Excerpt from They INSpire
23 January 2017
My tribute to a Runner
A runner is a common entity that signifies all of us irrespective of cast, creed, sex, height and weight, social or marital status. The 21 kilometres is not only a distance, it's a length of life; stories have been created on these stretches, histories have been written…
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Every runner-whether they inspire me - everyone has a story, everyone is on the road for a purpose. Some are there for their health, some for enjoying the sport, some to make friends, some to excel, some to reach the next level, some to look handsome or beautiful, some to sweat, some in anticipation to party in the evening, some to beat frustration, some to inspire and some to get inspired.
''As a breed, runners are a pretty gutsy bunch. We constantly push ourselves to discover limitations, then push past them.''Bart Yaso [legendary marathoner and writer -editor].
Most amateurs and hobby runners, when clothed won't be recognizable - we have an alternate, full-time profession and career. Yet, the commitment to excel, the commitment to beat ourselves is what defines a runner.
''It's very hard to understand in the beginning that the whole idea is not to beat the other runners. Eventually you learn that the competition is against the little voice inside you that wants to quit.''-George Sheehan [physician, senior athlete and author best known for his writings about the sport of running -ed].
They say when you are a long distance runner, your competition is with yourself. Everyone has a race with one's own self. Runners love the 5 'S' of running: Stamina, speed, skill, strength and spirit. Although these five are important, spirit is the most crirical. There will always be people who said we couldn't do it, they said the road was too long, the journey too arduous, but they were wrong-we did it!
A runner makes sacrifices when he is at the peak of the training season or when he is preparing for a race. At times, runners sacrifice on the small goodies in life - like late-night movies or a birthday party. For him, the Sunday breaks up as early as 3:30 am; when the world is about to engulf in the soothing comfort of weariness, somewhere a runner wakes up. In the words of Christien Casady-''Through the ups and downs of running, I have found a new perspective in life. The suffering and success has made me a stronger, happier person.'' [Casady is woman marathoner -ed]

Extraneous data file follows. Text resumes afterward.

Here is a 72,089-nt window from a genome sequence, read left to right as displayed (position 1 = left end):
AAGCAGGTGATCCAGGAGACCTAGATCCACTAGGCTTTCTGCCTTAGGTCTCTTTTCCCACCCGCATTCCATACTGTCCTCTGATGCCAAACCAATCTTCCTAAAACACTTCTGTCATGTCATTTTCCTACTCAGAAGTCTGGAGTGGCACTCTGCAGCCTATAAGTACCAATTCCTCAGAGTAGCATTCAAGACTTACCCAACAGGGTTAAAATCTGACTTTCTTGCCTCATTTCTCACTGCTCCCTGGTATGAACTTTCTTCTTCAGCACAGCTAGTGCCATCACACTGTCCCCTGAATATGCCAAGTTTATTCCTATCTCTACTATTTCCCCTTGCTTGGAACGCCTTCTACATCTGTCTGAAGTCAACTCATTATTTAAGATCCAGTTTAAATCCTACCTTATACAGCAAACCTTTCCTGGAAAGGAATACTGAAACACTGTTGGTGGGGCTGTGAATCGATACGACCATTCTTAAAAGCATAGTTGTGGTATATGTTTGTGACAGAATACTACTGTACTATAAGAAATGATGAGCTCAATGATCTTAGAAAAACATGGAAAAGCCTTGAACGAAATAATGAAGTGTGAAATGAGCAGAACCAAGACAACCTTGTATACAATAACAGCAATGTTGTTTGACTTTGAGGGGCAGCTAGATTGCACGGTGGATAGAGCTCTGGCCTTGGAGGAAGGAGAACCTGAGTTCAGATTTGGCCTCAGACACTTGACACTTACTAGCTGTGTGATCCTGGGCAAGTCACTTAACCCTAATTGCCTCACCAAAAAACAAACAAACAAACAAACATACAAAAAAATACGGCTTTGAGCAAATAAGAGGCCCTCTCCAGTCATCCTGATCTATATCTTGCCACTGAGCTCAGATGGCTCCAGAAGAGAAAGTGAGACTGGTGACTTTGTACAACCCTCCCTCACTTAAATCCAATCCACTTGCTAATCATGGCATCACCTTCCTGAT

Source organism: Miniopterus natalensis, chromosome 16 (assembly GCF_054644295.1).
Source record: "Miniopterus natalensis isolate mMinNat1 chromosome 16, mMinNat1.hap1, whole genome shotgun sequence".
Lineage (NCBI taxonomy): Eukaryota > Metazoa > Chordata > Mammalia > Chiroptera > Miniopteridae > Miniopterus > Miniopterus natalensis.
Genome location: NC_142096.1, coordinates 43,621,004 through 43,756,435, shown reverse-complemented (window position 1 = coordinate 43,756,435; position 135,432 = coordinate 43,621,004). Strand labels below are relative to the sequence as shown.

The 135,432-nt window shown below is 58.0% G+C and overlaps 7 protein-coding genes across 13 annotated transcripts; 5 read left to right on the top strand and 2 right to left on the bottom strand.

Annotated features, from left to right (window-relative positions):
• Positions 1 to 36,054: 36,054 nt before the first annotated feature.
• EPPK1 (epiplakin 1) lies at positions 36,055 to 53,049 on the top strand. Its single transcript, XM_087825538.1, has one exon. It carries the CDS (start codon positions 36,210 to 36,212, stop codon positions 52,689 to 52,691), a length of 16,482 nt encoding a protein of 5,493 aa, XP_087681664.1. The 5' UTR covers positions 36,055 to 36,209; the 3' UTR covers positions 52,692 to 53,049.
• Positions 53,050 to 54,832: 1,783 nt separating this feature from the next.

''Training is doing your homework. It's not exciting though. More often than not, it's tedious. There is certainly no glory in it. But you stick with it overtime and incrementally, through no specific session, your body changes. Your mind becomes used to the effort. You stop thinking of 'running' as difficult or interesting or magical. It just becomes a part of what you do. It becomes a habit. It becomes a part of your life,''-Jeff Reynolds[ American college basketball coach -ed].
For a runner, the running fraternity is his or her extended family. He knows he is not going to represent the country in the Olympics yet he gives it his best like a champion; to him the medal that he wears after a race is no less than an Olympic medal.
2015 was a tough time for me in many aspects - my running and training were not happening the way I wanted, I was injured and was recovering from the same. Everyday my Facebook feed would pop up with running posts from friends across India and abroad. Around this time, I noticed how a few of my running friends who were veteran of so many events were nowhere to be seen on social media. I knew they had amazing stories and I wanted to bring them before the world. I penned my first short story about one of my close friends and it was well received. That gave me a lead and I started writing about such known and unknown gems of the running world. Every week I would write about one runner who had an inspiring story. The only criteria was that I should also personally know them. However, I was soon overwhelmed because there came a point when if my stories were not up, I would get calls and messages from friends enquiring about the same.
More and more readers started liking these write-ups and many aspects of the runners whom I featured came to light. Many people came back to me saying how they got motivated after reading these stories. Thus came the thought of compiling these stories, such that these compilations could motivate many runners and non-runners. My writing forte is humour and I mostly write on Facebook. Thus, to pen something serious was a challenge in itself. I would write a story and ask Mala to review it and if she felt things needed to be changed, I would change the same.
Though there are many, many such people who inspire me and I want to continue endlessly, I had to cap on 42 stories (to go with the 42.195 kms of a full marathon). All of whom I have featured are friends and are also amazing individuals. I personally believe that every runner inspires me and so the 0.195 is my story.
I'd like to add a special tribute to all the women runners - I admire them, the sheer juggling around various key roles they lay in their life, yet squeezing time to run is commendable. Every female runner on the road inspires.
I have known many, many runners who have beaten their age and proved that age is just a number that life begins when you decide. You truly are the master of your destiny.
To me, every runner is special - you inspire, and when you run, you inspire a generation. Keep running and keep inspiring.
(See interview: Incredible people )